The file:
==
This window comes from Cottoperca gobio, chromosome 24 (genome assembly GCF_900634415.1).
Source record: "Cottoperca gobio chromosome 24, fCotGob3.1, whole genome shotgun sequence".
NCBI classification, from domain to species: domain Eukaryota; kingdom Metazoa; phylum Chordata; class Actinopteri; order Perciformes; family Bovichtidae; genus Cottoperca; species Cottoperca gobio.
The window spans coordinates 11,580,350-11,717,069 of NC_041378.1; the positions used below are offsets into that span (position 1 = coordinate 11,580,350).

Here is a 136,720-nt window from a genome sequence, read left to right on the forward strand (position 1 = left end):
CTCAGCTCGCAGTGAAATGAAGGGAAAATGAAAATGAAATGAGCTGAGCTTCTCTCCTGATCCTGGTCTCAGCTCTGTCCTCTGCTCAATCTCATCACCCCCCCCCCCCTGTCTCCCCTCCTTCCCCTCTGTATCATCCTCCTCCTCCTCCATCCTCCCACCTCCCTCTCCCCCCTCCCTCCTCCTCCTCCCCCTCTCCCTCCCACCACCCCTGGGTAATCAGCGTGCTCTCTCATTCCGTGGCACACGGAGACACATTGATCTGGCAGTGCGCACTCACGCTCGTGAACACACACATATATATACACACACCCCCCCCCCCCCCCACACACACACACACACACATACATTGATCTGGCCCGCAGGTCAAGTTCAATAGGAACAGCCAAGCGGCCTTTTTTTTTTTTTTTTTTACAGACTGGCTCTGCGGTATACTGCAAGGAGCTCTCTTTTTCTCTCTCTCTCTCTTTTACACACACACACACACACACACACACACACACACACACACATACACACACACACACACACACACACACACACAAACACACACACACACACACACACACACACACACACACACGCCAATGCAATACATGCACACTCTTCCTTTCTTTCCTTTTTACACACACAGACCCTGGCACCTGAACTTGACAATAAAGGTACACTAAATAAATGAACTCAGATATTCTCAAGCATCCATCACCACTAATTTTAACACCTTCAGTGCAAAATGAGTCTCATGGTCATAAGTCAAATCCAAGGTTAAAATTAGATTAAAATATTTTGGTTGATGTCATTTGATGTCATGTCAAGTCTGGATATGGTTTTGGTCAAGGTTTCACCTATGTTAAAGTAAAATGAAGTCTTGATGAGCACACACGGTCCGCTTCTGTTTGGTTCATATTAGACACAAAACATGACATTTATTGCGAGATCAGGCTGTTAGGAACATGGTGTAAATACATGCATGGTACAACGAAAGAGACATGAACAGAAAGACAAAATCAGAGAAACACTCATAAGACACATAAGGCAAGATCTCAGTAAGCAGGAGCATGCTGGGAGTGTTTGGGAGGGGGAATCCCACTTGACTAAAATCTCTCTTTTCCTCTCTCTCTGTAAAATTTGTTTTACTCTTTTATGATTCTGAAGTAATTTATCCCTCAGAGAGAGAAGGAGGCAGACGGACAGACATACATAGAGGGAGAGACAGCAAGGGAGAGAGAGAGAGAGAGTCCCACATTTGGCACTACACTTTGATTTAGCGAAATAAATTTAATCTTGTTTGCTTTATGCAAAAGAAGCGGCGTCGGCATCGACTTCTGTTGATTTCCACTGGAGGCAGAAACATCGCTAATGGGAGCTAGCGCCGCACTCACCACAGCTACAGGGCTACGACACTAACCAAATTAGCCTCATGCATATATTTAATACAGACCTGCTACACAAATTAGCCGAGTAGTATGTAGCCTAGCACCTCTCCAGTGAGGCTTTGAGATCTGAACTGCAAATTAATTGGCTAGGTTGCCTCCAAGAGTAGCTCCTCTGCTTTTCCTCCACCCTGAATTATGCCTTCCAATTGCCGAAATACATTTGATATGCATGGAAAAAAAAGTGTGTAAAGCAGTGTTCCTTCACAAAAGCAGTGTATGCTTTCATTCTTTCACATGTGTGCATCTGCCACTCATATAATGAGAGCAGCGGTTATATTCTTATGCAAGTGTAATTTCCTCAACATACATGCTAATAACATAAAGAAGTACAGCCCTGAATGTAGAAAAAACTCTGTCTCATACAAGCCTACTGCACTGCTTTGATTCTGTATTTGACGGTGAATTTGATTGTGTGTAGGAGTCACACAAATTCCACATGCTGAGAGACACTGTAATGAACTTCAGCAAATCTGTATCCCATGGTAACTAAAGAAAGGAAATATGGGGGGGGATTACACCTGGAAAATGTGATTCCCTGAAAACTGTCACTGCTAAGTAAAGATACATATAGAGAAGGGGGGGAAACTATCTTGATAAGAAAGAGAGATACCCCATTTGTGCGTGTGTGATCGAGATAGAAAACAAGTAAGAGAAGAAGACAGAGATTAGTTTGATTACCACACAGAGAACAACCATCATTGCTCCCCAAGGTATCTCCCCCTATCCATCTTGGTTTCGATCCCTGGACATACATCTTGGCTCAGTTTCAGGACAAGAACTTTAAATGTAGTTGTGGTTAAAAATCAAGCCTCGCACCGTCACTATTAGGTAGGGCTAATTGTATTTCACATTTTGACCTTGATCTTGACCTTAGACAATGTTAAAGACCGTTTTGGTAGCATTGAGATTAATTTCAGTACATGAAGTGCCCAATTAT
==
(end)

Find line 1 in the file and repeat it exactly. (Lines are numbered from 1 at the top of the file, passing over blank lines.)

This window comes from Cottoperca gobio, chromosome 24 (genome assembly GCF_900634415.1).